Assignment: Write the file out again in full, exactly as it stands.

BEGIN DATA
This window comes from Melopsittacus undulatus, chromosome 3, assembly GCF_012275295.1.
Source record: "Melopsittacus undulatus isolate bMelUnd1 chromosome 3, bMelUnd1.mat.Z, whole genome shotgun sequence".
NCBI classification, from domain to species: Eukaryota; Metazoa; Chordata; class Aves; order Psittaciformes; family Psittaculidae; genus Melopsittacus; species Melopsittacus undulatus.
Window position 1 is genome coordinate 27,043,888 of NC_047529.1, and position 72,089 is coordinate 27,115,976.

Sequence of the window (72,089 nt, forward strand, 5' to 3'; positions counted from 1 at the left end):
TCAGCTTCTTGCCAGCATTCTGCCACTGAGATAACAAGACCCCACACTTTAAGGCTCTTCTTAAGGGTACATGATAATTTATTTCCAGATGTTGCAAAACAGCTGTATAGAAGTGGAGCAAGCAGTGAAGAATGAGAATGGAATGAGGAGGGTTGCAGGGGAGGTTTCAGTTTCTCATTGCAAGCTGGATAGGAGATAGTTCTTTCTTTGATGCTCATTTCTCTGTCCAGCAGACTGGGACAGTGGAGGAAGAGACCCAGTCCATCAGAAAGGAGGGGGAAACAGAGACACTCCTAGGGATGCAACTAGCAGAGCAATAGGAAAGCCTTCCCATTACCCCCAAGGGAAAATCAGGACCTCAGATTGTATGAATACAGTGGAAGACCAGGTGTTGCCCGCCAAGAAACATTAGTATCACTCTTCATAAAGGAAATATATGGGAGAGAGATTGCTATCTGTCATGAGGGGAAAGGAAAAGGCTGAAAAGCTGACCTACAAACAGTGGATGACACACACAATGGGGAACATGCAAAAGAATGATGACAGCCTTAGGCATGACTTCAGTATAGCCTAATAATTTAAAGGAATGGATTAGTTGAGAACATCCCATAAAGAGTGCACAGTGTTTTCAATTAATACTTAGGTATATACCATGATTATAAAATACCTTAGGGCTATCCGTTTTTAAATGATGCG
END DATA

This window comes from Melopsittacus undulatus, chromosome 3, assembly GCF_012275295.1.
Source record: "Melopsittacus undulatus isolate bMelUnd1 chromosome 3, bMelUnd1.mat.Z, whole genome shotgun sequence".
NCBI classification, from domain to species: Eukaryota; Metazoa; Chordata; class Aves; order Psittaciformes; family Psittaculidae; genus Melopsittacus; species Melopsittacus undulatus.
Window position 1 is genome coordinate 27,043,888 of NC_047529.1, and position 72,089 is coordinate 27,115,976.

Sequence of the window (72,089 nt, forward strand, 5' to 3'; positions counted from 1 at the left end):
TCAGCTTCTTGCCAGCATTCTGCCACTGAGATAACAAGACCCCACACTTTAAGGCTCTTCTTAAGGGTACATGATAATTTATTTCCAGATGTTGCAAAACAGCTGTATAGAAGTGGAGCAAGCAGTGAAGAATGAGAATGGAATGAGGAGGGTTGCAGGGGAGGTTTCAGTTTCTCATTGCAAGCTGGATAGGAGATAGTTCTTTCTTTGATGCTCATTTCTCTGTCCAGCAGACTGGGACAGTGGAGGAAGAGACCCAGTCCATCAGAAAGGAGGGGGAAACAGAGACACTCCTAGGGATGCAACTAGCAGAGCAATAGGAAAGCCTTCCCATTACCCCCAAGGGAAAATCAGGACCTCAGATTGTATGAATACAGTGGAAGACCAGGTGTTGCCCGCCAAGAAACATTAGTATCACTCTTCATAAAGGAAATATATGGGAGAGAGATTGCTATCTGTCATGAGGGGAAAGGAAAAGGCTGAAAAGCTGACCTACAAACAGTGGATGACACACACAATGGGGAACATGCAAAAGAATGATGACAGCCTTAGGCATGACTTCAGTATAGCCTAATAATTTAAAGGAATGGATTAGTTGAGAACATCCCATAAAGAGTGCACAGTGTTTTCAATTAATACTTAGGTATATACCATGATTATAAAATACCTTAGGGCTATCCGTTTTTAAATGATGCG